The current apocalyptic zeitgeist was made all too clear by the recent hoopla over the turning of the Maya calendar, so it was inevitable that the morbidly paranoid would glom on to the papal resignation—just as they did the Vatican's opening of the Knights Templar archives a few years back. The Irish Central on Feb. 11 provides some fodder, recalling the prophecies of Saint Malachy, a 12th century bishop of Armagh, who supposedly predicted the names of all future popes—accurate up to this point, supposedly. And after Benedict XVI, he wrote: "In the final persecution of the Holy Roman Church there will reign Peter the Roman, who will feed his flock amid many tribulations, after which the seven-hilled city will be destroyed and the dreadful Judge will judge the people. The End." Gee, thanks.
The account adds its own take on the "Peter the Roman" prediction: "Experts say it could refer to an Italian pope who would take Peter's name." These "experts" are of course unnamed, and an Italian pope wouldn't exactly be unprecedented.
Alas, the elements in the Church who take such arcana seriously are now in charge. We noted at the time of Cardinal Ratzinger's ascension to popehood eight years ago that he had been the official Vatican pointman for mystical loopiness, like the Third Secret of Fatima. The Irish Central quotes one unnamed "report" (which appears to have been lifted from the Catholic Pages website) thusly:
"In 1958, before the Conclave that would elect Pope John XXIII, Cardinal Spellman of New York hired a boat, filled it with sheep and sailed up and down the Tiber River, to show that he was "pastor et nautor," the motto attributed to the next Pope in the prophecies."
We could be petty and point out the incorrect use of quotation marks, but the more relevant point is that Cardinal Spellman didn't become Pope (thank goodness). So what does this say for the accuracy of the prophecy? And has anyone heard that Pope John XXIII, who was in fact elected that year, had sailed up and down the Tiber? Or was the "pastor et nautor" jazz simply proven random wackiness? Just asking.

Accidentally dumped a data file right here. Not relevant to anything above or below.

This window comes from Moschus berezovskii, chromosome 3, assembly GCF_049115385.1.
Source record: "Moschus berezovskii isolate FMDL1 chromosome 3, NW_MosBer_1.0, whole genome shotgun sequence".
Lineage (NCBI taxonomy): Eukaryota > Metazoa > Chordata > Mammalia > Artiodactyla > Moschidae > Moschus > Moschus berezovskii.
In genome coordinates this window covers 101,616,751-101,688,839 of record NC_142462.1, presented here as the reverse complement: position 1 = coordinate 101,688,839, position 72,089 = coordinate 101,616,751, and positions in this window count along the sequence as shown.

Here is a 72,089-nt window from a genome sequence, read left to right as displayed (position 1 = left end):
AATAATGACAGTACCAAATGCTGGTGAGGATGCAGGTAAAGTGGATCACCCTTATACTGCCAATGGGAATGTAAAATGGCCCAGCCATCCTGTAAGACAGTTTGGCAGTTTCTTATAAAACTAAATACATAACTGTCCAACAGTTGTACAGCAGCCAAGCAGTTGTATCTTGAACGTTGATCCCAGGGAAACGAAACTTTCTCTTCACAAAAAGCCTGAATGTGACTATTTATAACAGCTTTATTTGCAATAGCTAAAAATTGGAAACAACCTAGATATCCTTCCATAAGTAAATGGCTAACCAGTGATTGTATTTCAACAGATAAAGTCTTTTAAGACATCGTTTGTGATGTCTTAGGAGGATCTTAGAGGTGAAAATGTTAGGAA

The more authoritative New Advent Catholic Encyclopedia page on prophecies concerning the popes does not say that Malachy's purported prophecies predicted the names of the future popes, but that they "indicate some noticeable trait of all future popes from Celestine II, who was elected in the year 1143, until the end of the world." (Emphasis added.) The traits are "enunciated under mystical titles," totalling 112. The entry goes on to list some examples that are supposed to impress us with the "wonderful appropriateness" of Malachy's titles, but we note with chagrin that John XXIII is not among them. How many such examples are cited? Three. Out of 112? Not a great average, we say. And, in fact, even these three are so vague as to be practically meaningless. E.g. Pius X was "Ignis ardens" (Burning Fire) because of his "zeal." (How many lackadaisical popes have there been?)
Additionally, the Catholic Encyclopedia's own List of Popes page informs us that the number of pontiffs from Celestine II to Benedict XVI is exactly 100. So where does the 112 figure come from? Are we still 12 popes away from the end of the world, or is someone pulling a fast one?
Anyway, we still want to know if John XXIII had ever been a sailor (nautor). The Sligo Heritage website takes a stab at it: "Spellman, of course, lost out to Angelo Giuseppe Roncalli, who prior to his election, was patriarch of Venice, known for its canals and gondolas." Um, we hate to rain on your parade guys, but we say unless he actually piloted a gondola, that doesn't count. Even then, it would just barely count. Ask a sailor.
The Irish Central concludes: "So will Benedict's successor be the last pope? The Irish seer of the 12th century has said it will be so. Time will tell."
Well, there's a reason to hope the successor won't be Italian (or named Peter). After John Paul II died in 2005, we noted hopes that the cardinals would choose the first African pope in 1,500 years—or the first Latin American one ever. Now they have another chance to do so—undermining the apocayptoids and reactionaries. Alas, it doesn't seem likely: after eight years of Benedict, the apocayptoids and reactionaries are more entrenched than ever. (Apart from the Crusades and the Inquisition and so on…)
Of course the underlying reason for the general apocalyptic zeitgeist in society at large is an intuitive awareness of global climate destabilization and the nuclear threat. If only people would concentrate on these real problems, instead of weird reified symbols like the end of the 13th Baktun or the prophecies of Malachy or whatever. The most frustrating thing about it is that such superstitous foibles are not merely a distraction from real problems—they have the potential to become real problems in themselves, as when apocayptoids get all freaked out and do stupid shit, like the 1979 siege of Mecca (a key moment in the emergence of radical Islamism). Recent verbiage from the fast-mainstreaming Israeli extremoid right threatening to blow up the Dome of the Rock is especially unnerving. The deeper the eschatological obsession gets, the more dangerous the world's unfortunately very real nuclear weapons become. An unpleasant irony.
See our last post on the politics of the Vatican.